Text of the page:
Kickboxing is a combat sport that takes every ounce of an athlete’s strength, determination and energy to compete at the highest level.
No one knows that better than Adam Poore, a three-time World Association of Kickboxing Organizations (WAKO) U.S. champion and member of Team USA Kickboxing.
“You train extremely hard and you feel your body getting better, little by little,” said 29-year-old Poore, who also goes by the nickname “‘WAR’ Adam Poore.” “It’s really challenging, but the feeling of accomplishment you experience after you win a fight is like no other. All of the work you put into it comes through and finally pays off. And you are standing there in the ring with your hands raised. It’s an incredible feeling.”
Poore hopes to once again experience such success when he competes with WAKO’s Team USA against Team Australia on Saturday, Aug. 25, at the Miller Theater in downtown Augusta.
The Miller will host two kickboxing events in one day, starting with the WAKO Stars & Stripes National Tournament from 9 a.m. until 5 p.m. followed by the main kickboxing event, Team USA versus Team Australia, with doors opening at 6:30 p.m. on Aug. 25.
For Poore, it will be a unique experience fighting in Augusta because he rarely competes in locations close to home.
“For most of my fights, I have been the athlete who’s from out of town — in fact, I’ve been the athlete who’s been from out of the country,” said Poore, who grew up in Aiken, S.C. “I have fought in Ireland, Canada, Serbia, Budapest, Hungary, Brazil and Argentina. I’ve fought in all these different places, but I’ve never fought in Augusta before, so I can’t wait. It’s going to be awesome.”
Another local kickboxer who is anxious to step into the ring is 54-year-old Zack Day, an International Kickboxing Federation (IKF) professional U.S. champion.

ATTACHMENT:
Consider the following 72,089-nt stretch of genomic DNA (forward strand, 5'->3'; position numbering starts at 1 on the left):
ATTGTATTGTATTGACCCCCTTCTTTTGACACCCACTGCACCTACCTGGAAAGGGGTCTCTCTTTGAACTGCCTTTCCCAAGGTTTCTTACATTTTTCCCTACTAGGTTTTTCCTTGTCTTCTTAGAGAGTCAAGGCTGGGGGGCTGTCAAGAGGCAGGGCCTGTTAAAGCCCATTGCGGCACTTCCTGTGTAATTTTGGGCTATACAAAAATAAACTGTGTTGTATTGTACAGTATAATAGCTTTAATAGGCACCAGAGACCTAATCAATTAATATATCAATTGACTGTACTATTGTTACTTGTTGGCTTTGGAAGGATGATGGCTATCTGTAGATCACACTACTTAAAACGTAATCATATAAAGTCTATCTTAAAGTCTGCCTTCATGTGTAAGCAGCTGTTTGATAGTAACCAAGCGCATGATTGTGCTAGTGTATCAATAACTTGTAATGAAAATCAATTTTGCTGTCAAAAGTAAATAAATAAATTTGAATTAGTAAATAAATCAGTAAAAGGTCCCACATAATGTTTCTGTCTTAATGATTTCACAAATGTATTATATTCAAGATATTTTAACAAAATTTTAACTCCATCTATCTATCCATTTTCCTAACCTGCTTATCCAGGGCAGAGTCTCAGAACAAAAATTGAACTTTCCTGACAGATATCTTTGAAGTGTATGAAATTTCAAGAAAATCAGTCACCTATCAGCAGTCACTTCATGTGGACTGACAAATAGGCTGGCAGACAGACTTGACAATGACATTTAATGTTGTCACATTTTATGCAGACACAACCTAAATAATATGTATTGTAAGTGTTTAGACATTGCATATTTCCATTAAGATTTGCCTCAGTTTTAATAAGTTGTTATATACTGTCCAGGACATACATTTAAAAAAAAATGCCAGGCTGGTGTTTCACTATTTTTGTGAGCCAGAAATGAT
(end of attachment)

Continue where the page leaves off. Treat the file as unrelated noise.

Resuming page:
That’s right. At 54, Day says he’s more than ready to take on any competition in the ring.
“After about 30, age is just a number that you say,” Day said, laughing. “It’s how you take care of yourself and how you want to live, that’s all that really matters.”
Both Day and Poore are trainers at Greubel’s Mixed Martial Arts owned by Mark Greubel, the head coach for WAKO’s Team USA Kickboxing.
When you walk into Greubel’s for kickboxing, you immediately realize you’re competing among some of the sport’s best athletes in the country, Day said.
But despite training and fighting with athletes half his age, Day said he can still hold his own.
“Well, I was fighting all of these champions that we have at Greubel’s and even at some of the other schools and I’m handling them just fine, so even though I’m 54, I said, ‘What the heck. Let’s do it again,’” Day said. “This is kind of what I’ve always done. I’ve always been a fighter or a trainer, so it’s not that big of a deal to me. But I know a lot of people are excited to see me back in the ring because they like to watch me fight.”
Mark Greubel, who has trained 35 International Kickboxing Federations champs, has known Day for more than a decade and he has the deepest respect for him.
“He has always kind of been my hero,” Greubel said, smiling. “When you see Zack fight, it is just awe inspiring. He is tough as nails, he never gets tired, and he just never stops.”
The audience at The Miller better be prepared for a high-energy fight when Day enters the ring, Greubel said.
“It doesn’t matter who he fights or how skilled of an athlete are — they are in for a fight,” Greubel said. “They really have to pack a lunch to go fight this guy because it is going to be a long fight. He’s not going to give up.”
Day said he simply practices what he teaches people as a trainer at the gym.
“When some guys come in, looking around the gym, thinking about joining, they’ll say, ‘Yeah, well, I’m 45 now. I’m not sure what all I can do,’” Day said, chuckling. “And I’m like, ‘Hey, I’m 54, and I’m still competing. I have a 62-year-old guy that I train and a 59-year-old guy that I train, and they get in there with our 20-year-old and 30-year-old fighters. So, there is no age limit. That’s all in your head.’”